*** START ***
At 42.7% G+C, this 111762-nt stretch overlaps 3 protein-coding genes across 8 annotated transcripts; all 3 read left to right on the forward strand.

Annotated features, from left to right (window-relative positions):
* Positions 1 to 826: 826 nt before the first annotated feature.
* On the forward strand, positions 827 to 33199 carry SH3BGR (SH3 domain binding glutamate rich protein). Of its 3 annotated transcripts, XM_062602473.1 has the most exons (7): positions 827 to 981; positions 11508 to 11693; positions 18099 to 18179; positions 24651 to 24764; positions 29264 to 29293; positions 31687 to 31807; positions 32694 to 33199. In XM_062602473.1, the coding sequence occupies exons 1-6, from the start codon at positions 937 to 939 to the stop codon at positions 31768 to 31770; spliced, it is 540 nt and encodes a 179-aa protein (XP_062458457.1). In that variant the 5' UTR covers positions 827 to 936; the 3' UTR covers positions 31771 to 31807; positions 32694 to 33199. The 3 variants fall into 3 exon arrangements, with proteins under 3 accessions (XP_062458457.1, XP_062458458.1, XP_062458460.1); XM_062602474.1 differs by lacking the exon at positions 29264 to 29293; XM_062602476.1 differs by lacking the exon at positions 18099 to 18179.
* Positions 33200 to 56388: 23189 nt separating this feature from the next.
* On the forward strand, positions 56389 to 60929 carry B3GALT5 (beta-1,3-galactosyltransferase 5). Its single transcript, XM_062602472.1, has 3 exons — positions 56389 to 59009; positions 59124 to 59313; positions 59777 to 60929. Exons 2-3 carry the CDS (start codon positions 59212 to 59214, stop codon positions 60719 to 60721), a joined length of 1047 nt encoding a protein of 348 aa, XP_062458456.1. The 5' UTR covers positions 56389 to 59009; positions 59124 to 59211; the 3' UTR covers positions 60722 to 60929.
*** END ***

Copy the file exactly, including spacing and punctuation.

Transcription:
At 42.7% G+C, this 111762-nt stretch overlaps 3 protein-coding genes across 8 annotated transcripts; all 3 read left to right on the forward strand.

Annotated features, from left to right (window-relative positions):
* Positions 1 to 826: 826 nt before the first annotated feature.
* On the forward strand, positions 827 to 33199 carry SH3BGR (SH3 domain binding glutamate rich protein). Of its 3 annotated transcripts, XM_062602473.1 has the most exons (7): positions 827 to 981; positions 11508 to 11693; positions 18099 to 18179; positions 24651 to 24764; positions 29264 to 29293; positions 31687 to 31807; positions 32694 to 33199. In XM_062602473.1, the coding sequence occupies exons 1-6, from the start codon at positions 937 to 939 to the stop codon at positions 31768 to 31770; spliced, it is 540 nt and encodes a 179-aa protein (XP_062458457.1). In that variant the 5' UTR covers positions 827 to 936; the 3' UTR covers positions 31771 to 31807; positions 32694 to 33199. The 3 variants fall into 3 exon arrangements, with proteins under 3 accessions (XP_062458457.1, XP_062458458.1, XP_062458460.1); XM_062602474.1 differs by lacking the exon at positions 29264 to 29293; XM_062602476.1 differs by lacking the exon at positions 18099 to 18179.
* Positions 33200 to 56388: 23189 nt separating this feature from the next.
* On the forward strand, positions 56389 to 60929 carry B3GALT5 (beta-1,3-galactosyltransferase 5). Its single transcript, XM_062602472.1, has 3 exons — positions 56389 to 59009; positions 59124 to 59313; positions 59777 to 60929. Exons 2-3 carry the CDS (start codon positions 59212 to 59214, stop codon positions 60719 to 60721), a joined length of 1047 nt encoding a protein of 348 aa, XP_062458456.1. The 5' UTR covers positions 56389 to 59009; positions 59124 to 59211; the 3' UTR covers positions 60722 to 60929.